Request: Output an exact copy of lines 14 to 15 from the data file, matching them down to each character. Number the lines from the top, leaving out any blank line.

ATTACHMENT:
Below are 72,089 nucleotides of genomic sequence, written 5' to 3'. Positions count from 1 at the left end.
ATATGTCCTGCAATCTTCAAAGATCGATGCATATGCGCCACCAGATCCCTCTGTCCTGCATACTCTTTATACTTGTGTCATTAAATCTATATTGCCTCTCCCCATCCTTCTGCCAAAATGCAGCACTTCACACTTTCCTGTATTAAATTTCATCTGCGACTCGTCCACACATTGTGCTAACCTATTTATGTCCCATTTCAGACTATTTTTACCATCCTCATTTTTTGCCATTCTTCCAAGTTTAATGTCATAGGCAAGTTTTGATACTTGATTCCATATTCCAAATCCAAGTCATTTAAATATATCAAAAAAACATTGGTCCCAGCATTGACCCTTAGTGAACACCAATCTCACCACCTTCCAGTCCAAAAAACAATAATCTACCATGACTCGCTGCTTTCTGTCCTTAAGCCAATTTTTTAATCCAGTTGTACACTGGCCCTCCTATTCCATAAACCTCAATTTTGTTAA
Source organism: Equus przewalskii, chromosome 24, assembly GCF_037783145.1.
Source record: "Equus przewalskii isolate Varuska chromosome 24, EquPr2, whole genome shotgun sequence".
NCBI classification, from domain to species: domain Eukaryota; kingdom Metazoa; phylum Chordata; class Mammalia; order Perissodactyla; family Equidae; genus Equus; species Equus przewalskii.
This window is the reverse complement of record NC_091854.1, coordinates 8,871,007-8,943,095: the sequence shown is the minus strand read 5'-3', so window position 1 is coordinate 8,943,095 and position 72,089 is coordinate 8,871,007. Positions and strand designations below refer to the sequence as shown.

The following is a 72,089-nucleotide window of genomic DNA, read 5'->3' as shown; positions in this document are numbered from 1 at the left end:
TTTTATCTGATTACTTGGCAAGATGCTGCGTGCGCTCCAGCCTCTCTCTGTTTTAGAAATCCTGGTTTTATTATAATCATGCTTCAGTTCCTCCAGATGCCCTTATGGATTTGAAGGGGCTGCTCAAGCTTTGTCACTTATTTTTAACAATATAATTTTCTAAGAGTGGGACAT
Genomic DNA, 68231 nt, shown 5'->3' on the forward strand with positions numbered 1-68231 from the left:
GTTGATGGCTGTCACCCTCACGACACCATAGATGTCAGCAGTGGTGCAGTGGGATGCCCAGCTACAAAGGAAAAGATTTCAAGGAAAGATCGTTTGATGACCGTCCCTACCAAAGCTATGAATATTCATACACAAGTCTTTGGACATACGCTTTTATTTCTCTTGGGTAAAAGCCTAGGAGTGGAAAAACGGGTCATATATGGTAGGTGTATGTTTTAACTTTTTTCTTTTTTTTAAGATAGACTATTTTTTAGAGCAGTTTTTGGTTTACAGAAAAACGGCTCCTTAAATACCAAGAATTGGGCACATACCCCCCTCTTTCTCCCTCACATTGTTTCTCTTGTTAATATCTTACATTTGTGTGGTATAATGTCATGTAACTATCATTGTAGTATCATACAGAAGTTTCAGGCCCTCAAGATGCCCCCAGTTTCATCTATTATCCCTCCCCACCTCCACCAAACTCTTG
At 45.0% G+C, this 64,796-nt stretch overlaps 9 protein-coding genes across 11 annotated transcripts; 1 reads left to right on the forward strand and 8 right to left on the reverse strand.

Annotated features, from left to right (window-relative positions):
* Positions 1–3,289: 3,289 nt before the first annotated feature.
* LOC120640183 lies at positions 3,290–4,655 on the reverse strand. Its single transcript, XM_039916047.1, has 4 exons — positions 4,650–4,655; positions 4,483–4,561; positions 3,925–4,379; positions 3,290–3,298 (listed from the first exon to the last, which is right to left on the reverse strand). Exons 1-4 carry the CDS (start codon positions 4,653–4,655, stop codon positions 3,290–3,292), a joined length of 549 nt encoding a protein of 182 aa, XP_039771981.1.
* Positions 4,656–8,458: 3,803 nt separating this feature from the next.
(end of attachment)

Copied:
* LOC120640183 lies at positions 3,290–4,655 on the reverse strand. Its single transcript, XM_039916047.1, has 4 exons — positions 4,650–4,655; positions 4,483–4,561; positions 3,925–4,379; positions 3,290–3,298 (listed from the first exon to the last, which is right to left on the reverse strand). Exons 1-4 carry the CDS (start codon positions 4,653–4,655, stop codon positions 3,290–3,292), a joined length of 549 nt encoding a protein of 182 aa, XP_039771981.1.
* Positions 4,656–8,458: 3,803 nt separating this feature from the next.